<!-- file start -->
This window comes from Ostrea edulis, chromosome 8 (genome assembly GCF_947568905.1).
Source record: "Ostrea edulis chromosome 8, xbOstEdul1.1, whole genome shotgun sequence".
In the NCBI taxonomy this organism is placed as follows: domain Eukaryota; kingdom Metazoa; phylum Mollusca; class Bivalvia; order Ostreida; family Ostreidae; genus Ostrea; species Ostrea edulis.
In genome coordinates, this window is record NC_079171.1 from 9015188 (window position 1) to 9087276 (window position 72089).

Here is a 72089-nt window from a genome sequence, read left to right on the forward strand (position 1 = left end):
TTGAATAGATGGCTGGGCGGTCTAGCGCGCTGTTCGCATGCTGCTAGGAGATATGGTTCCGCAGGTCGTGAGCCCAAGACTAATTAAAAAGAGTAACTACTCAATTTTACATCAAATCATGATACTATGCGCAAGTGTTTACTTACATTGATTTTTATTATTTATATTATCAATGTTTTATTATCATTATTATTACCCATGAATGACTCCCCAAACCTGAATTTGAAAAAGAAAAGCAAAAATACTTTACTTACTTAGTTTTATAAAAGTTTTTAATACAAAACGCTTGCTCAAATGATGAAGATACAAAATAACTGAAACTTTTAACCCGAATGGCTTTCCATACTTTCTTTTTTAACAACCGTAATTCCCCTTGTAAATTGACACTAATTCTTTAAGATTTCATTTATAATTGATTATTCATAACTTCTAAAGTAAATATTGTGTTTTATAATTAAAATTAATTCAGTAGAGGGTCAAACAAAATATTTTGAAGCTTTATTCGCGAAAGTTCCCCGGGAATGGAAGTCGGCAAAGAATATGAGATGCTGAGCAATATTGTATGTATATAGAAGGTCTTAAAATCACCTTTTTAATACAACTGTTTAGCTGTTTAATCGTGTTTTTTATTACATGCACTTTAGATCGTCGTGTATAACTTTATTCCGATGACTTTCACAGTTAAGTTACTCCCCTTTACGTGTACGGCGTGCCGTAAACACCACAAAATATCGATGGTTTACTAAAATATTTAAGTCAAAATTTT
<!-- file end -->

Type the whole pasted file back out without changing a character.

This window comes from Ostrea edulis, chromosome 8 (genome assembly GCF_947568905.1).
Source record: "Ostrea edulis chromosome 8, xbOstEdul1.1, whole genome shotgun sequence".
In the NCBI taxonomy this organism is placed as follows: domain Eukaryota; kingdom Metazoa; phylum Mollusca; class Bivalvia; order Ostreida; family Ostreidae; genus Ostrea; species Ostrea edulis.
In genome coordinates, this window is record NC_079171.1 from 9015188 (window position 1) to 9087276 (window position 72089).

Here is a 72089-nt window from a genome sequence, read left to right on the forward strand (position 1 = left end):
TTGAATAGATGGCTGGGCGGTCTAGCGCGCTGTTCGCATGCTGCTAGGAGATATGGTTCCGCAGGTCGTGAGCCCAAGACTAATTAAAAAGAGTAACTACTCAATTTTACATCAAATCATGATACTATGCGCAAGTGTTTACTTACATTGATTTTTATTATTTATATTATCAATGTTTTATTATCATTATTATTACCCATGAATGACTCCCCAAACCTGAATTTGAAAAAGAAAAGCAAAAATACTTTACTTACTTAGTTTTATAAAAGTTTTTAATACAAAACGCTTGCTCAAATGATGAAGATACAAAATAACTGAAACTTTTAACCCGAATGGCTTTCCATACTTTCTTTTTTAACAACCGTAATTCCCCTTGTAAATTGACACTAATTCTTTAAGATTTCATTTATAATTGATTATTCATAACTTCTAAAGTAAATATTGTGTTTTATAATTAAAATTAATTCAGTAGAGGGTCAAACAAAATATTTTGAAGCTTTATTCGCGAAAGTTCCCCGGGAATGGAAGTCGGCAAAGAATATGAGATGCTGAGCAATATTGTATGTATATAGAAGGTCTTAAAATCACCTTTTTAATACAACTGTTTAGCTGTTTAATCGTGTTTTTTATTACATGCACTTTAGATCGTCGTGTATAACTTTATTCCGATGACTTTCACAGTTAAGTTACTCCCCTTTACGTGTACGGCGTGCCGTAAACACCACAAAATATCGATGGTTTACTAAAATATTTAAGTCAAAATTTT